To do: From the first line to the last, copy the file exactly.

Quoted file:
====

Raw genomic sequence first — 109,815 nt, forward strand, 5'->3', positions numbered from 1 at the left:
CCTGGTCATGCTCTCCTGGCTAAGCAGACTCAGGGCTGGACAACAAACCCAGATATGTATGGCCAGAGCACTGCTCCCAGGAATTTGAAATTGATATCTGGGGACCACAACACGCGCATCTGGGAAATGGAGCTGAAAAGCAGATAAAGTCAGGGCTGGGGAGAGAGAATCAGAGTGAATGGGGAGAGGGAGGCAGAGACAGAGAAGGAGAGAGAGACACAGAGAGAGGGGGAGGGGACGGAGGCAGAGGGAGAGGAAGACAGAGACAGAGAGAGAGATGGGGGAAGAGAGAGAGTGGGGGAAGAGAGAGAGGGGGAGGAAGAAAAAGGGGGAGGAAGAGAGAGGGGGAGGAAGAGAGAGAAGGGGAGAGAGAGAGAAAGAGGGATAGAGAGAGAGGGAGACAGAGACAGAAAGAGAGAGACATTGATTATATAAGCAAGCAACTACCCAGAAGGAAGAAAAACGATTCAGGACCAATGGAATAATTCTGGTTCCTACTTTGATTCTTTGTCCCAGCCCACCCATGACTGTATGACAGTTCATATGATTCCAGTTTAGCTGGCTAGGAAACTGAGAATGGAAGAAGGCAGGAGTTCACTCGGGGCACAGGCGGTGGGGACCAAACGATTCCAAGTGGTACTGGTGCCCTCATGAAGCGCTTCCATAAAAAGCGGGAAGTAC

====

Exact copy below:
Raw genomic sequence first — 109,815 nt, forward strand, 5'->3', positions numbered from 1 at the left:
CCTGGTCATGCTCTCCTGGCTAAGCAGACTCAGGGCTGGACAACAAACCCAGATATGTATGGCCAGAGCACTGCTCCCAGGAATTTGAAATTGATATCTGGGGACCACAACACGCGCATCTGGGAAATGGAGCTGAAAAGCAGATAAAGTCAGGGCTGGGGAGAGAGAATCAGAGTGAATGGGGAGAGGGAGGCAGAGACAGAGAAGGAGAGAGAGACACAGAGAGAGGGGGAGGGGACGGAGGCAGAGGGAGAGGAAGACAGAGACAGAGAGAGAGATGGGGGAAGAGAGAGAGTGGGGGAAGAGAGAGAGGGGGAGGAAGAAAAAGGGGGAGGAAGAGAGAGGGGGAGGAAGAGAGAGAAGGGGAGAGAGAGAGAAAGAGGGATAGAGAGAGAGGGAGACAGAGACAGAAAGAGAGAGACATTGATTATATAAGCAAGCAACTACCCAGAAGGAAGAAAAACGATTCAGGACCAATGGAATAATTCTGGTTCCTACTTTGATTCTTTGTCCCAGCCCACCCATGACTGTATGACAGTTCATATGATTCCAGTTTAGCTGGCTAGGAAACTGAGAATGGAAGAAGGCAGGAGTTCACTCGGGGCACAGGCGGTGGGGACCAAACGATTCCAAGTGGTACTGGTGCCCTCATGAAGCGCTTCCATAAAAAGCGGGAAGTAC